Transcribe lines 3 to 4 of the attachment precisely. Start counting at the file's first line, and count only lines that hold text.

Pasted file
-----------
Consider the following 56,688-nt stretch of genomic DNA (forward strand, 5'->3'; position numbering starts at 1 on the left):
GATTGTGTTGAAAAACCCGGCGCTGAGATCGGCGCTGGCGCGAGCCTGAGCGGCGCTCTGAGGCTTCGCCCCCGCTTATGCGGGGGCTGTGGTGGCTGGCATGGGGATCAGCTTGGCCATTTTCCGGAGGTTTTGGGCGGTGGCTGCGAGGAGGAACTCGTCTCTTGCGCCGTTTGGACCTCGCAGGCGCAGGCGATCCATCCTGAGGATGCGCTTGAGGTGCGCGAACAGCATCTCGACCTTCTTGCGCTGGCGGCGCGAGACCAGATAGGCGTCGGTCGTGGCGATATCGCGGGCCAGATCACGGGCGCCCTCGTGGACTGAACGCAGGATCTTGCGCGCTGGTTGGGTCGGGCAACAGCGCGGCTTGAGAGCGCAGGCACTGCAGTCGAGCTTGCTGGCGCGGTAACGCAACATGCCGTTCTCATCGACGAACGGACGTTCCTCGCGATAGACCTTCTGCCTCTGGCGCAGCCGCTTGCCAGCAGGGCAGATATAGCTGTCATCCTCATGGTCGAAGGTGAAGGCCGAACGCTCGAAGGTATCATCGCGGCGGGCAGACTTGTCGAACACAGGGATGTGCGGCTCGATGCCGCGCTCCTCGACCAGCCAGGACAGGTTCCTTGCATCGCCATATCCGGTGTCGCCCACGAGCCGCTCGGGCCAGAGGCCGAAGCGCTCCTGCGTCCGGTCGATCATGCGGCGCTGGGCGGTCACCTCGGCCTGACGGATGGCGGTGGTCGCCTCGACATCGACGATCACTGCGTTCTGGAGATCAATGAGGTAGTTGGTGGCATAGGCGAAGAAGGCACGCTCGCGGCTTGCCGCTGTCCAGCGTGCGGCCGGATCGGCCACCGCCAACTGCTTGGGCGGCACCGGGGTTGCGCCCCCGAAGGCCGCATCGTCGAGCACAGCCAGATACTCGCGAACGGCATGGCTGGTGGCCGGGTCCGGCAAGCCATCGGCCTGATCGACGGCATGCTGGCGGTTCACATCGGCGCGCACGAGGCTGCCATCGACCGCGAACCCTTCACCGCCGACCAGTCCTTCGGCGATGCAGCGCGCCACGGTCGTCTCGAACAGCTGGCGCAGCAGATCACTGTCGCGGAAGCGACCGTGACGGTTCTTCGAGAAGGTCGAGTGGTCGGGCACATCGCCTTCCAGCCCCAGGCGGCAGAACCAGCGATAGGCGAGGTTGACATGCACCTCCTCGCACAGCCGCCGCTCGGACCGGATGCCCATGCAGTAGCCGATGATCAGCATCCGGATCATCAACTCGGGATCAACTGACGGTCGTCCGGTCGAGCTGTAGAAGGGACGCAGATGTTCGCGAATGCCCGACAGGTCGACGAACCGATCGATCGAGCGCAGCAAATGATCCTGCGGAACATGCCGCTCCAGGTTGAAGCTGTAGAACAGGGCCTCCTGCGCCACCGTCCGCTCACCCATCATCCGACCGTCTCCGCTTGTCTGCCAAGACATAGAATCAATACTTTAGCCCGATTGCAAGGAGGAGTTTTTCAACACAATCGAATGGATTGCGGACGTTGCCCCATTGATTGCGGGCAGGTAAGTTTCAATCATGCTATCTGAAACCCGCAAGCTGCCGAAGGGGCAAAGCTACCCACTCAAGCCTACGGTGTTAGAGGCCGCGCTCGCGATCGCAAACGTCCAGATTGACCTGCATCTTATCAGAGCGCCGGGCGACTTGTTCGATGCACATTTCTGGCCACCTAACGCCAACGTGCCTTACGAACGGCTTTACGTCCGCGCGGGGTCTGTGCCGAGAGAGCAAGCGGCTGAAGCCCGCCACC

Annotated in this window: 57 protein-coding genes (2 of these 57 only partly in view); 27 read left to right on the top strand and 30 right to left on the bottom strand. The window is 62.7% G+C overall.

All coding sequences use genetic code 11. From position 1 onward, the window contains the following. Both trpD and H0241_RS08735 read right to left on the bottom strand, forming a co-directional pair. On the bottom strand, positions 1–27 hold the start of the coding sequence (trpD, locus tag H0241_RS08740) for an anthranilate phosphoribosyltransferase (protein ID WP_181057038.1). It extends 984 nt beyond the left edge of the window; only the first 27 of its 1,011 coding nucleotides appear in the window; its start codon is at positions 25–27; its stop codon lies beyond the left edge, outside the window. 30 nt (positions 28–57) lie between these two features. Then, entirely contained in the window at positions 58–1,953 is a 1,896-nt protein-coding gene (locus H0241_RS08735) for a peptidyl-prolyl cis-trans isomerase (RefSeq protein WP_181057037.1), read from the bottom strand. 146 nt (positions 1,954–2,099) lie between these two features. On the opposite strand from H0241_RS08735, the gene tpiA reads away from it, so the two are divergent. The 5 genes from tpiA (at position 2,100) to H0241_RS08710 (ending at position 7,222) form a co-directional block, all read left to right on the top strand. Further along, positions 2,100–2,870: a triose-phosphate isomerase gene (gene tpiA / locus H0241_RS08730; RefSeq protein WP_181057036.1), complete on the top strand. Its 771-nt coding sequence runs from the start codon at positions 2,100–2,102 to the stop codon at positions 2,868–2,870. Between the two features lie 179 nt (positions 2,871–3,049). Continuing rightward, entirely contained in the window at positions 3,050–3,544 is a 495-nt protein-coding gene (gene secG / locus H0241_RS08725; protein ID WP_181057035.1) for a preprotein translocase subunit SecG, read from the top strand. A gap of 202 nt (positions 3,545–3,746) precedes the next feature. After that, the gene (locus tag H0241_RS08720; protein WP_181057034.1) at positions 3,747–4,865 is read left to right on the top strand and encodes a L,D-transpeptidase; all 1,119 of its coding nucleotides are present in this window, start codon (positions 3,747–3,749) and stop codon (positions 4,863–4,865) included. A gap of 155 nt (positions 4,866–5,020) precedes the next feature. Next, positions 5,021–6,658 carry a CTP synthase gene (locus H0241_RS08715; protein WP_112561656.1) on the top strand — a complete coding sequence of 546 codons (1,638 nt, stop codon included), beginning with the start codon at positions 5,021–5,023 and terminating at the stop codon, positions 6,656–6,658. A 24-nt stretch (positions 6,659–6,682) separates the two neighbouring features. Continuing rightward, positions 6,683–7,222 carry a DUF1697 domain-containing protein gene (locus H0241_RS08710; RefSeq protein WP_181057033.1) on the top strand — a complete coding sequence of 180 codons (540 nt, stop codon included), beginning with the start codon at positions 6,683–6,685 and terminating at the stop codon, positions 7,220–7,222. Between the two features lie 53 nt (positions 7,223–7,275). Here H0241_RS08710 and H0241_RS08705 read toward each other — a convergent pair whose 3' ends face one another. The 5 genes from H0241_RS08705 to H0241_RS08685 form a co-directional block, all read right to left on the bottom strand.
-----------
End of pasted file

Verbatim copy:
Annotated in this window: 57 protein-coding genes (2 of these 57 only partly in view); 27 read left to right on the top strand and 30 right to left on the bottom strand. The window is 62.7% G+C overall.

All coding sequences use genetic code 11. From position 1 onward, the window contains the following. Both trpD and H0241_RS08735 read right to left on the bottom strand, forming a co-directional pair. On the bottom strand, positions 1–27 hold the start of the coding sequence (trpD, locus tag H0241_RS08740) for an anthranilate phosphoribosyltransferase (protein ID WP_181057038.1). It extends 984 nt beyond the left edge of the window; only the first 27 of its 1,011 coding nucleotides appear in the window; its start codon is at positions 25–27; its stop codon lies beyond the left edge, outside the window. 30 nt (positions 28–57) lie between these two features. Then, entirely contained in the window at positions 58–1,953 is a 1,896-nt protein-coding gene (locus H0241_RS08735) for a peptidyl-prolyl cis-trans isomerase (RefSeq protein WP_181057037.1), read from the bottom strand. 146 nt (positions 1,954–2,099) lie between these two features. On the opposite strand from H0241_RS08735, the gene tpiA reads away from it, so the two are divergent. The 5 genes from tpiA (at position 2,100) to H0241_RS08710 (ending at position 7,222) form a co-directional block, all read left to right on the top strand. Further along, positions 2,100–2,870: a triose-phosphate isomerase gene (gene tpiA / locus H0241_RS08730; RefSeq protein WP_181057036.1), complete on the top strand. Its 771-nt coding sequence runs from the start codon at positions 2,100–2,102 to the stop codon at positions 2,868–2,870. Between the two features lie 179 nt (positions 2,871–3,049). Continuing rightward, entirely contained in the window at positions 3,050–3,544 is a 495-nt protein-coding gene (gene secG / locus H0241_RS08725; protein ID WP_181057035.1) for a preprotein translocase subunit SecG, read from the top strand. A gap of 202 nt (positions 3,545–3,746) precedes the next feature. After that, the gene (locus tag H0241_RS08720; protein WP_181057034.1) at positions 3,747–4,865 is read left to right on the top strand and encodes a L,D-transpeptidase; all 1,119 of its coding nucleotides are present in this window, start codon (positions 3,747–3,749) and stop codon (positions 4,863–4,865) included. A gap of 155 nt (positions 4,866–5,020) precedes the next feature. Next, positions 5,021–6,658 carry a CTP synthase gene (locus H0241_RS08715; protein WP_112561656.1) on the top strand — a complete coding sequence of 546 codons (1,638 nt, stop codon included), beginning with the start codon at positions 5,021–5,023 and terminating at the stop codon, positions 6,656–6,658. A 24-nt stretch (positions 6,659–6,682) separates the two neighbouring features. Continuing rightward, positions 6,683–7,222 carry a DUF1697 domain-containing protein gene (locus H0241_RS08710; RefSeq protein WP_181057033.1) on the top strand — a complete coding sequence of 180 codons (540 nt, stop codon included), beginning with the start codon at positions 6,683–6,685 and terminating at the stop codon, positions 7,220–7,222. Between the two features lie 53 nt (positions 7,223–7,275). Here H0241_RS08710 and H0241_RS08705 read toward each other — a convergent pair whose 3' ends face one another. The 5 genes from H0241_RS08705 to H0241_RS08685 form a co-directional block, all read right to left on the bottom strand.